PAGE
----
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Fascinators, hats, elegant dresses and suits made for a well-dressed congregation of 470 people to match the formal attire of the duke and duchess.
''It was lovely to see such a spirited response to the Royal couple. It was great fun,'' cathedral Dean the Very Rev Dr Trevor James said.
In what has been described as an ''inspiring service'', Dr James used the story of Dunedin poet James K. Baxter's call to follow Christ to illustrate the message of Palm Sunday.
''The Baxter connection grounded what we did this morning in Dunedin. It was good to be able to use that.''
The service was held out of the media spotlight at the request of the Royals.
St Hilda's Collegiate School head girl Harriet Keown (16) read from the Old Testament, Isaiah 50:4-9a, while Harry Wales, Selwyn College Students' Association president, read from the New Testament, Philippians 2:5-11. The Prayers of the People were led by Prof Jim Mann.
St Hilda's pupil Emma Cunningham (14) said she was honoured, but very nervous, to present the palm cross to the Royal couple.
Harriet said the occasion was overwhelming, but it was very special to be able to do the reading. Dr James found the Royal couple to be ''very real people''.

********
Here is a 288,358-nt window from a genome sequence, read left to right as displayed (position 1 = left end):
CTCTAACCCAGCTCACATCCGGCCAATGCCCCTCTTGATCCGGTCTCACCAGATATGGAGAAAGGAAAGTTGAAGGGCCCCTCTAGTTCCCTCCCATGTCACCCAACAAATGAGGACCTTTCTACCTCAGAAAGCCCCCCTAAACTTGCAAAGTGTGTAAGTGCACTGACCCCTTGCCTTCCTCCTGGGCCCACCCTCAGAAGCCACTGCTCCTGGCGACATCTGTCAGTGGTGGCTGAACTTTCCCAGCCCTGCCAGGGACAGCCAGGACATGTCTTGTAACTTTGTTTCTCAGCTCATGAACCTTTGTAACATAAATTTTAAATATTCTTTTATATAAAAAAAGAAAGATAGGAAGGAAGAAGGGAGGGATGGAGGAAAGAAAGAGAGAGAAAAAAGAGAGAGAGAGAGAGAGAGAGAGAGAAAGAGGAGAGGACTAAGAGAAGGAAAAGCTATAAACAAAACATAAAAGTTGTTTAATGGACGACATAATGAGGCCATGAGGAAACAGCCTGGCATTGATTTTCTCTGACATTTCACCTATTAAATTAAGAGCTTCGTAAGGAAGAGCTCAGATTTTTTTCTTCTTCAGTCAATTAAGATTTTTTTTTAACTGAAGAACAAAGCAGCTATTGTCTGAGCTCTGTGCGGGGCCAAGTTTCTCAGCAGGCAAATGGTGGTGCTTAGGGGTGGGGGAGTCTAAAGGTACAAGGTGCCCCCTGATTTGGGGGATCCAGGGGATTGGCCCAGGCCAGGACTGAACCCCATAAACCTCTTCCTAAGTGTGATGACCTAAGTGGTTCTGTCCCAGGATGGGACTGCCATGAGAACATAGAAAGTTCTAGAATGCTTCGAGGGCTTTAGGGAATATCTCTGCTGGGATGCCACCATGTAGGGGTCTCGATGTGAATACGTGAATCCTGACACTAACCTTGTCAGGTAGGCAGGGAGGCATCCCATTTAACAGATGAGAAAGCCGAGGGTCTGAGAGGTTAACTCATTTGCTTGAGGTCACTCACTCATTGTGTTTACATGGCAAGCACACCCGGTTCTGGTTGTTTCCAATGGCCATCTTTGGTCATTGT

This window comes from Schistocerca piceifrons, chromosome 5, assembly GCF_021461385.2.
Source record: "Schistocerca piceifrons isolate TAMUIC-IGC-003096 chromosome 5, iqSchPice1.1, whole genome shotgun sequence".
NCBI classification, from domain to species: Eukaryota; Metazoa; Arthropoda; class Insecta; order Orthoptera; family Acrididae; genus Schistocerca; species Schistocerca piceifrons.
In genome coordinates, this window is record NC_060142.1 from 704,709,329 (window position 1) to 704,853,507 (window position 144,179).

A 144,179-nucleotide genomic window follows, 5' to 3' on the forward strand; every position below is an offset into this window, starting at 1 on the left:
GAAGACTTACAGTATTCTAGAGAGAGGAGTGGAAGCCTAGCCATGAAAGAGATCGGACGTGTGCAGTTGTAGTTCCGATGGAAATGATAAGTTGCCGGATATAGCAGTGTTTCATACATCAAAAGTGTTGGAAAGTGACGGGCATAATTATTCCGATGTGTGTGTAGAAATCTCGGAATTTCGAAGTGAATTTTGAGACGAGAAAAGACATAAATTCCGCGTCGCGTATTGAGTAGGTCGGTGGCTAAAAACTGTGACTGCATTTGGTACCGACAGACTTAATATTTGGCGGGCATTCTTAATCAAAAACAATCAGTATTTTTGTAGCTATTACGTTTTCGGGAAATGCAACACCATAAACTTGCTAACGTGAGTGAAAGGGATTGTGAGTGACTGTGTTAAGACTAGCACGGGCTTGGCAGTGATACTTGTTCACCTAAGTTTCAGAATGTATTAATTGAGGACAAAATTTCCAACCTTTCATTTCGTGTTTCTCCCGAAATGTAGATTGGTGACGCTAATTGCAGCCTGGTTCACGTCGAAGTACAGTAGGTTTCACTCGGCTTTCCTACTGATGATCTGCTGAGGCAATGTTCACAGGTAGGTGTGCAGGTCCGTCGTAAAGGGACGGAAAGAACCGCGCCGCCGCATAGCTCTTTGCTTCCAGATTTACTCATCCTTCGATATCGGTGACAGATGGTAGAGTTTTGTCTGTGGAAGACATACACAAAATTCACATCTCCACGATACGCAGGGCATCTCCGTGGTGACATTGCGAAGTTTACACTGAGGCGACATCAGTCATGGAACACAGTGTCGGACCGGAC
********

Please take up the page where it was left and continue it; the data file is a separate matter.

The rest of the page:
''They were quite unassuming and appreciative of the service.''
Fred Daniel, representing the RSA and Montecillo Veterans' Rest Home at the service, said he was amazed at how close people were able to get to the couple.
''It was an extraordinary experience. People going up for communion got right up beside the duke.''
The service provided some wonderful memories, which would stay with the congregation, he said.
Fay Frazer, of Dunedin, who was in the congregation, said it was a lovely service and the Royals appeared very friendly. People could just about reach out and touch them from their seat.
''It's not very often royalty attends a church service so it was very nice indeed. Her hat was lovely.''
Prof John Broughton, University of Otago Ngai Tahu Maori Health Research Unit director, helped welcome the couple to the cathedral.
On behalf of the St Paul's Cathedral community, he also presented them with a silver spoon with a pounamu handle created by Dunedin goldsmith Tony Williams.